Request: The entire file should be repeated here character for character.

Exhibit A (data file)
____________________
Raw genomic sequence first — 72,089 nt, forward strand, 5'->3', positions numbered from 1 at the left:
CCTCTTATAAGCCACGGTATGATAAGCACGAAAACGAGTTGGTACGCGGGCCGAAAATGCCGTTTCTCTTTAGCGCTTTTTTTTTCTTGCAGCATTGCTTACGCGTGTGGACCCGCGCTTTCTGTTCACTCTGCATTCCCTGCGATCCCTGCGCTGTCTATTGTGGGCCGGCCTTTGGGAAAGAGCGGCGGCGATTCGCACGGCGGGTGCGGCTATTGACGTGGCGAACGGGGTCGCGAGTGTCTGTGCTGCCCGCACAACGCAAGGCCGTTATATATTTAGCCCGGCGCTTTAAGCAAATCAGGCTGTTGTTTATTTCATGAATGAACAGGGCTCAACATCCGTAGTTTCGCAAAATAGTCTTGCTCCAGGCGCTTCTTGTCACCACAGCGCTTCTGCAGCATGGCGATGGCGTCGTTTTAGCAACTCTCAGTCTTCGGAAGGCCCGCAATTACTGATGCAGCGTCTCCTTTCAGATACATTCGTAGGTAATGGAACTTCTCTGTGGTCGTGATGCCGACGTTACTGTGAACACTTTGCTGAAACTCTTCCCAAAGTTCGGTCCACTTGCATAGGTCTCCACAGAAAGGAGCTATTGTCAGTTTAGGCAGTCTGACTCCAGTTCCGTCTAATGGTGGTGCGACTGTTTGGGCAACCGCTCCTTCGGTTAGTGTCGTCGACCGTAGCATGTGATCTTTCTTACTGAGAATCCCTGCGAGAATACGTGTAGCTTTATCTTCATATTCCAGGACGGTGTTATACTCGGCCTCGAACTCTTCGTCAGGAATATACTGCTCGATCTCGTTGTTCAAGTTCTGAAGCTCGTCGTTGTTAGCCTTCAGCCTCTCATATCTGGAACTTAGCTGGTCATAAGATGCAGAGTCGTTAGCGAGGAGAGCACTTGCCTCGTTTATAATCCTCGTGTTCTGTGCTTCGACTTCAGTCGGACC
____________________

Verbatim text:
Raw genomic sequence first — 72,089 nt, forward strand, 5'->3', positions numbered from 1 at the left:
CCTCTTATAAGCCACGGTATGATAAGCACGAAAACGAGTTGGTACGCGGGCCGAAAATGCCGTTTCTCTTTAGCGCTTTTTTTTTCTTGCAGCATTGCTTACGCGTGTGGACCCGCGCTTTCTGTTCACTCTGCATTCCCTGCGATCCCTGCGCTGTCTATTGTGGGCCGGCCTTTGGGAAAGAGCGGCGGCGATTCGCACGGCGGGTGCGGCTATTGACGTGGCGAACGGGGTCGCGAGTGTCTGTGCTGCCCGCACAACGCAAGGCCGTTATATATTTAGCCCGGCGCTTTAAGCAAATCAGGCTGTTGTTTATTTCATGAATGAACAGGGCTCAACATCCGTAGTTTCGCAAAATAGTCTTGCTCCAGGCGCTTCTTGTCACCACAGCGCTTCTGCAGCATGGCGATGGCGTCGTTTTAGCAACTCTCAGTCTTCGGAAGGCCCGCAATTACTGATGCAGCGTCTCCTTTCAGATACATTCGTAGGTAATGGAACTTCTCTGTGGTCGTGATGCCGACGTTACTGTGAACACTTTGCTGAAACTCTTCCCAAAGTTCGGTCCACTTGCATAGGTCTCCACAGAAAGGAGCTATTGTCAGTTTAGGCAGTCTGACTCCAGTTCCGTCTAATGGTGGTGCGACTGTTTGGGCAACCGCTCCTTCGGTTAGTGTCGTCGACCGTAGCATGTGATCTTTCTTACTGAGAATCCCTGCGAGAATACGTGTAGCTTTATCTTCATATTCCAGGACGGTGTTATACTCGGCCTCGAACTCTTCGTCAGGAATATACTGCTCGATCTCGTTGTTCAAGTTCTGAAGCTCGTCGTTGTTAGCCTTCAGCCTCTCATATCTGGAACTTAGCTGGTCATAAGATGCAGAGTCGTTAGCGAGGAGAGCACTTGCCTCGTTTATAATCCTCGTGTTCTGTGCTTCGACTTCAGTCGGACC